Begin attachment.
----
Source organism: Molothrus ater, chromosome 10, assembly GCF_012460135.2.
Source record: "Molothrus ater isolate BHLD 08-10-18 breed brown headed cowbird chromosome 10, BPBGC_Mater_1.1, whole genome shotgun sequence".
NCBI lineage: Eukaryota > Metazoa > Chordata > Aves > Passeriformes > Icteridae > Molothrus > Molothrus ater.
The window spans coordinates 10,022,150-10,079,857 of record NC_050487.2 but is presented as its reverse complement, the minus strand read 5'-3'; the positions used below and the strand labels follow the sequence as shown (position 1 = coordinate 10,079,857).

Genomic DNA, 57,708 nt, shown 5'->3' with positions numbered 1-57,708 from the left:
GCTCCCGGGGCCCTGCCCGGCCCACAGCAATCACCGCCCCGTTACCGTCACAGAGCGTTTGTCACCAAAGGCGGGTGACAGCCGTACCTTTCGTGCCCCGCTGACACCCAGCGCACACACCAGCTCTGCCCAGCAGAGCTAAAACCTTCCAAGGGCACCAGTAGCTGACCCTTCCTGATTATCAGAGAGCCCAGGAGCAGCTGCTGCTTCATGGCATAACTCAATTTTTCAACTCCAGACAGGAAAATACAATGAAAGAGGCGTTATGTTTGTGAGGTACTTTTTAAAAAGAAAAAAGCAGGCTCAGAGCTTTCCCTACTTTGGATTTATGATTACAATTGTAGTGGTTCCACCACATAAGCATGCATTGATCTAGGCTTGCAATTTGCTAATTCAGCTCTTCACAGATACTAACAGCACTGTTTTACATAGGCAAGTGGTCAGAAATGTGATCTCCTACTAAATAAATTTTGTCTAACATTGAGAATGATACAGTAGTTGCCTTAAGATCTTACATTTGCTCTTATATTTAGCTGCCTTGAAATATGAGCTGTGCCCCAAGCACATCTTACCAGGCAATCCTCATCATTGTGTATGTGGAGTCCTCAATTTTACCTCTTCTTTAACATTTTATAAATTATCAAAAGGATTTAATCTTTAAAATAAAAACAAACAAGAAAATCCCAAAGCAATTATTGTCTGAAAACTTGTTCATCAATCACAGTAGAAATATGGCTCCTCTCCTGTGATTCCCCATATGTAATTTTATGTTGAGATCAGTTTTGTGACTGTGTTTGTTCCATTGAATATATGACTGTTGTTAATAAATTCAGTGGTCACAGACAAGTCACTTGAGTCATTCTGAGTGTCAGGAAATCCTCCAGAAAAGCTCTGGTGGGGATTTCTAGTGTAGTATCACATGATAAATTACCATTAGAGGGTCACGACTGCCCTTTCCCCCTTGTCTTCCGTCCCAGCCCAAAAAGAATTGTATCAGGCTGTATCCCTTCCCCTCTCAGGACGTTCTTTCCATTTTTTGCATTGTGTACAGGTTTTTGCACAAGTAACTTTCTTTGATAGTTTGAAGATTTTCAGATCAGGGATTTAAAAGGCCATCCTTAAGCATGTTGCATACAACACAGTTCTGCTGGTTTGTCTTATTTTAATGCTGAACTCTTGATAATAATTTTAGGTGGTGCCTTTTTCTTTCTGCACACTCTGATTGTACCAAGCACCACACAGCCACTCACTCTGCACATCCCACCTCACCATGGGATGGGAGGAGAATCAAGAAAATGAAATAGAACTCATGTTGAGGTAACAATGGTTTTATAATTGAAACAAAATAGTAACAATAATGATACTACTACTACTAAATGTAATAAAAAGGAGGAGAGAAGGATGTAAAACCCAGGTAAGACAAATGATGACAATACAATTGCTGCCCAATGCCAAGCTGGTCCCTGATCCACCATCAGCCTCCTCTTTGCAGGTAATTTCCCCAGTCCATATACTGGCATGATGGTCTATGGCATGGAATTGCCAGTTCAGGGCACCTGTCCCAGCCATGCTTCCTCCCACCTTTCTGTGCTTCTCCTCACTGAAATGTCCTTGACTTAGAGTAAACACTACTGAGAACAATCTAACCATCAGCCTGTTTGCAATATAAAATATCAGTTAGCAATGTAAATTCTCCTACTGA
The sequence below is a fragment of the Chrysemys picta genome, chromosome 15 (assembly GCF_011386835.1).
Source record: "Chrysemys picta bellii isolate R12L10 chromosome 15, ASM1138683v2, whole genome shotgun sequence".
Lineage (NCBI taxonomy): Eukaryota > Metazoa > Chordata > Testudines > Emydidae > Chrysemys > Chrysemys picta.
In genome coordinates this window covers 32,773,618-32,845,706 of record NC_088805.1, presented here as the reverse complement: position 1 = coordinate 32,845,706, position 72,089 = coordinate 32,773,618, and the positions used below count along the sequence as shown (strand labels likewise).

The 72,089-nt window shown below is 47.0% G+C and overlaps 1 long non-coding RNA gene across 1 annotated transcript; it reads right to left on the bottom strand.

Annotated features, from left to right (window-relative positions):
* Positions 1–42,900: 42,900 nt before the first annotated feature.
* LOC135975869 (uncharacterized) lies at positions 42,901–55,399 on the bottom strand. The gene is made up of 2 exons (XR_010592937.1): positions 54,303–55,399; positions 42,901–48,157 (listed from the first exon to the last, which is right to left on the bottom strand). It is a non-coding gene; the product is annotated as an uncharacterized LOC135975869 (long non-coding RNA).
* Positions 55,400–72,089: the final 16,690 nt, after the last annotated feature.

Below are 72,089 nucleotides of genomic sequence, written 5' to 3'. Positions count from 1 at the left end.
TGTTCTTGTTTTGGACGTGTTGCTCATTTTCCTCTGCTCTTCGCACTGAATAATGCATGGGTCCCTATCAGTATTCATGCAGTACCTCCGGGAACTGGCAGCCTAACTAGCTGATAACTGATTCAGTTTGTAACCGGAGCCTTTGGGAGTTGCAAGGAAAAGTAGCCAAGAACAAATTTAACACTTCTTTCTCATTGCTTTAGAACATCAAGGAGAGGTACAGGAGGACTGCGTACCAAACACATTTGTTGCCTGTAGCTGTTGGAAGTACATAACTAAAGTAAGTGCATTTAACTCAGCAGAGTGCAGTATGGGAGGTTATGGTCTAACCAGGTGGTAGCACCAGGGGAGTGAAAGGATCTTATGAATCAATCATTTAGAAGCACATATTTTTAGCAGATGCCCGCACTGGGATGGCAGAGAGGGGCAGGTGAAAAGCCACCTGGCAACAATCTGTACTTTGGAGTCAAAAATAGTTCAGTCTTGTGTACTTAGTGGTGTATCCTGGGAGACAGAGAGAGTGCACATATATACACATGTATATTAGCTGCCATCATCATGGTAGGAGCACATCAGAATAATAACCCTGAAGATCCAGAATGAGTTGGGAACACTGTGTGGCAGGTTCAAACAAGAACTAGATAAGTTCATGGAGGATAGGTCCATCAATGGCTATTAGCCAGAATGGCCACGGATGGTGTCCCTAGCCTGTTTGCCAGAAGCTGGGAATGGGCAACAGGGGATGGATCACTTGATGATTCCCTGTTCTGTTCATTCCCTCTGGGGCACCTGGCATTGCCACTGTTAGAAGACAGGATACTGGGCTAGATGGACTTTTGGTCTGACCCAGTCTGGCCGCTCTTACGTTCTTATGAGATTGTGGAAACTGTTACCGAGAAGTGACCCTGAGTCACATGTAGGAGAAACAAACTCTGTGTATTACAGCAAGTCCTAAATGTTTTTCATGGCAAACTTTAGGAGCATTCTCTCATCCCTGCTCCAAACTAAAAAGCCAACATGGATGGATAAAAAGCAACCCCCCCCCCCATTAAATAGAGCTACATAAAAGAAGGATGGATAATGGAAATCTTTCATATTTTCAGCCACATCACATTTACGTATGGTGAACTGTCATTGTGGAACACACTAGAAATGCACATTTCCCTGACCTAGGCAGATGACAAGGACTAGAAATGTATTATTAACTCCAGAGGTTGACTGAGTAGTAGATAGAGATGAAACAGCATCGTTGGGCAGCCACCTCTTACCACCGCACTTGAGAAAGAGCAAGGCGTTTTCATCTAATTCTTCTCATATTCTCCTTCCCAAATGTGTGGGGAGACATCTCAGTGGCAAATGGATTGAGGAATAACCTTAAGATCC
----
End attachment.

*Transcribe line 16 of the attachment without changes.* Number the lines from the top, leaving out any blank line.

Below are 72,089 nucleotides of genomic sequence, written 5' to 3'. Positions count from 1 at the left end.